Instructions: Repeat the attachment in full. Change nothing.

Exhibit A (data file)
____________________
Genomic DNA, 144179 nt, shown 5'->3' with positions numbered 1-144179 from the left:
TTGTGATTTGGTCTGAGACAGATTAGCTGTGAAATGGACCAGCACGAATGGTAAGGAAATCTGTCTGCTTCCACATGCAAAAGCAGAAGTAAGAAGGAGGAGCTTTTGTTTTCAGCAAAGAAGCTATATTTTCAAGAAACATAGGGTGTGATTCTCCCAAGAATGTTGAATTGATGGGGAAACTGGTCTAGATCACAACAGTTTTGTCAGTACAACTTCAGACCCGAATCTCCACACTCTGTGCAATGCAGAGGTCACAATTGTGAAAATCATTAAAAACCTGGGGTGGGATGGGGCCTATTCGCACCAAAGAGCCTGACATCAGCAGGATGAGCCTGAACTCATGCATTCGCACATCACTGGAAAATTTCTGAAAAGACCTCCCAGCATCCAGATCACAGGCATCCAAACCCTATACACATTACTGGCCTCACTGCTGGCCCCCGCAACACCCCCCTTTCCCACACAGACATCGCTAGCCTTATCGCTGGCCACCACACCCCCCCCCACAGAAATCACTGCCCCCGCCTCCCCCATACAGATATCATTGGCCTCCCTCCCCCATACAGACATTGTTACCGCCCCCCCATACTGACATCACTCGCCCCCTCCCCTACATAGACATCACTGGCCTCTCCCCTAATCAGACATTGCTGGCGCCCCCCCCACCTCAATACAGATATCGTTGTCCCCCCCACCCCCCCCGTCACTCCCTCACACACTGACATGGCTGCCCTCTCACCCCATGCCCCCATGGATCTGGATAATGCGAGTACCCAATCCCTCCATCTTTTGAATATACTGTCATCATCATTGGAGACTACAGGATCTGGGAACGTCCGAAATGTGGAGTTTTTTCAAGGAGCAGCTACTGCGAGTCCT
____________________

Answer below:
Genomic DNA, 144179 nt, shown 5'->3' with positions numbered 1-144179 from the left:
TTGTGATTTGGTCTGAGACAGATTAGCTGTGAAATGGACCAGCACGAATGGTAAGGAAATCTGTCTGCTTCCACATGCAAAAGCAGAAGTAAGAAGGAGGAGCTTTTGTTTTCAGCAAAGAAGCTATATTTTCAAGAAACATAGGGTGTGATTCTCCCAAGAATGTTGAATTGATGGGGAAACTGGTCTAGATCACAACAGTTTTGTCAGTACAACTTCAGACCCGAATCTCCACACTCTGTGCAATGCAGAGGTCACAATTGTGAAAATCATTAAAAACCTGGGGTGGGATGGGGCCTATTCGCACCAAAGAGCCTGACATCAGCAGGATGAGCCTGAACTCATGCATTCGCACATCACTGGAAAATTTCTGAAAAGACCTCCCAGCATCCAGATCACAGGCATCCAAACCCTATACACATTACTGGCCTCACTGCTGGCCCCCGCAACACCCCCCTTTCCCACACAGACATCGCTAGCCTTATCGCTGGCCACCACACCCCCCCCCACAGAAATCACTGCCCCCGCCTCCCCCATACAGATATCATTGGCCTCCCTCCCCCATACAGACATTGTTACCGCCCCCCCATACTGACATCACTCGCCCCCTCCCCTACATAGACATCACTGGCCTCTCCCCTAATCAGACATTGCTGGCGCCCCCCCCACCTCAATACAGATATCGTTGTCCCCCCCACCCCCCCCGTCACTCCCTCACACACTGACATGGCTGCCCTCTCACCCCATGCCCCCATGGATCTGGATAATGCGAGTACCCAATCCCTCCATCTTTTGAATATACTGTCATCATCATTGGAGACTACAGGATCTGGGAACGTCCGAAATGTGGAGTTTTTTCAAGGAGCAGCTACTGCGAGTCCT